This is a serious problem, to be sure. But the WSJ editorial page has spent the last 20 years or more claiming that climate change is bullshit. Why are they arguing that Waxman-Markey erred in banning the study of land-use changes as a gift to farm states?
Because it’s a chance to beat up on President Obama, of course! How could they ever pass that up?
Look, I’ve been pretty disappointed in much that Obama has and hasn’t done so far. But the man is the Sully Sullenberger (pilot who landed the plane with two dead engines in the Hudson River back in January, remember?) of politics. The country is the plane, the Bush administration are the geese, the economy is one engine and the wars are the other. In this metaphor, well, the Republicans are the ground: They exist to foil the captain’s purpose, even if it means crashing the plane.
Editorials like this one prove it. If these people are so disingenuous as to defend something as a critical component of something they’ve done nothing but decry, there’s really no value in anything else they have to say. Ttheir motives are not intellectual, but purely political.
It’s sad, pathetic, and unpatriotic, and it demonstrates the emotional maturity of a 12-year-old. Do we really want people like that running our country?
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The public option has been gutted, and government negotiation of drug prices was cut from health care reform. The “Cadillac tax” on the costliest policies is on the chopping block. No significant regulation or legislation has been passed addressing abuses that nearly sent the economy over a cliff last autumn. President Obama’s pledge to make industry pay for pollution permits under cap-and-trade didn’t make it into Waxman-Markey.
What do all these things have in common? Between when the changes were proposed and were voted on, barrels of corporate cash were injected into campaign coffers of the relevant decision-makers. The banking industry paid members of Congress $300,000 in the days before a vote on credit card reform—during which time the bill was watered down. Senate Finance Committee Chairman Max Baucus’s top corporate contributors are drugmakers and insurers. The health insurance industry spent $133 million lobbying Congress in the second quarter.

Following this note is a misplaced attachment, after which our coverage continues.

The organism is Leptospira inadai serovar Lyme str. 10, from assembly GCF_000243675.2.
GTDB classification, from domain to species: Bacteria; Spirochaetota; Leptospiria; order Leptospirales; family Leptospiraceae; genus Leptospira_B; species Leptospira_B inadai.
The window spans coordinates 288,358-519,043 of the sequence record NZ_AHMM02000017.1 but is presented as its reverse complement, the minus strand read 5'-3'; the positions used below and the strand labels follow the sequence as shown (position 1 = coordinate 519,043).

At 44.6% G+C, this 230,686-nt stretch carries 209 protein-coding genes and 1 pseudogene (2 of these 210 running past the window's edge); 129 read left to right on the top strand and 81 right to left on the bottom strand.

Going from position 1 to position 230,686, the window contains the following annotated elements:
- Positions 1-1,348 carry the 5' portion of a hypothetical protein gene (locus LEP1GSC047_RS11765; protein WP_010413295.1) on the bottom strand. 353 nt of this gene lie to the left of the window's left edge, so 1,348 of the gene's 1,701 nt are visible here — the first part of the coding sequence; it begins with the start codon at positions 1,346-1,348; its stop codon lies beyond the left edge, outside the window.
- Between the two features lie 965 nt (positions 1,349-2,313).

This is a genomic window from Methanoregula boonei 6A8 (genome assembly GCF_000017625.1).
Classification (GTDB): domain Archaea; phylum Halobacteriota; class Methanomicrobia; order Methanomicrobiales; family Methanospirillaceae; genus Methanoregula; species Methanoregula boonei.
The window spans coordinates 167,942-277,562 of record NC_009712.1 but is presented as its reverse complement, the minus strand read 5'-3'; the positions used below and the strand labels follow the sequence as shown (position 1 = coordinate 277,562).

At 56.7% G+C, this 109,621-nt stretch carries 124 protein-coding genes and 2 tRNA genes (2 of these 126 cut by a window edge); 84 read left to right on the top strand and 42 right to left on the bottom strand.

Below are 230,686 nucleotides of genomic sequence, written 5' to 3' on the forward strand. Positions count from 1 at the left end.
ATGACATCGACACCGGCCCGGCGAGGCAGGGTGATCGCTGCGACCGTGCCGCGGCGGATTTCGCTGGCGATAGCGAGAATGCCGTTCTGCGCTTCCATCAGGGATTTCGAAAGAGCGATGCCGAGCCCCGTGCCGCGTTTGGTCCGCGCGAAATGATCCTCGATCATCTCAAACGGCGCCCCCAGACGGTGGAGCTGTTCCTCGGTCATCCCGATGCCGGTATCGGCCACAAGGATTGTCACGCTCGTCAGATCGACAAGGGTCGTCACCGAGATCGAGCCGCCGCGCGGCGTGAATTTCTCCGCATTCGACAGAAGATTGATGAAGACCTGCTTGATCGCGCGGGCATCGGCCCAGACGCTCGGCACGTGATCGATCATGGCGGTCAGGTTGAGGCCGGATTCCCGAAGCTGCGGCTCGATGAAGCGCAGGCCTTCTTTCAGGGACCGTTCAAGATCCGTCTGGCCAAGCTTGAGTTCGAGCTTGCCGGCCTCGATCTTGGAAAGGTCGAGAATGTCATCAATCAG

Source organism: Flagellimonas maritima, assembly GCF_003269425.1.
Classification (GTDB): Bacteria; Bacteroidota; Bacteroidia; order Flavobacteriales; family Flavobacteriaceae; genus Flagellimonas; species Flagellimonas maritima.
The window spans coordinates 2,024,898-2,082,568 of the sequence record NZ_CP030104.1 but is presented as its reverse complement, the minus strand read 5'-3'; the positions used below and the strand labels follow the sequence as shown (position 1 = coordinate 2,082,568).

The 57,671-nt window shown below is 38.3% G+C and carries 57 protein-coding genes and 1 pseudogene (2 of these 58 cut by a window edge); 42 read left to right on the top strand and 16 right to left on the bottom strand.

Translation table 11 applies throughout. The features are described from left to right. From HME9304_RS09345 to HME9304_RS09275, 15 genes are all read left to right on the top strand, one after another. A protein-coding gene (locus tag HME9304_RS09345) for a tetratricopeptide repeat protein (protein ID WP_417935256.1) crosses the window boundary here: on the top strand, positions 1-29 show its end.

For over 100 years, the US has treated the corporation as a person for some useful legal purposes: It can sue and be sued, it can own property, etc. The Supreme Court is now considering a case, Citizens United v. Federal Election Commission, that would unleash corporate power into the political arena even more than it is today: By ruling in favor of a polemical right-wing group engaged in the hateful politics of fear, companies could be given the same free-speech rights as humans—opening a floodgate of corporate money into campaigns. Which justices will consider the insanity of this? Only in a country where a 12-year-old can be declared an adult for trial would an entity existing on paper be accorded the same political rights as flesh-and-blood.
The notion that a corporation is a person rests on one spoken sentence—it wasn’t even in a decision—by a Supreme Court chief justice in 1886, ushering in the era of robber barons and the greatest disparity of wealth in US history. (We’re nearly breaking the record today.) Ever since, the idea has stood essentially unchallenged. The social contract requires that the interests of the whole be accounted for in the decisions of the individual. But corporations operate only in allegiance to themselves; even the worst humans have natural empathic tendencies. Hitler had a dog.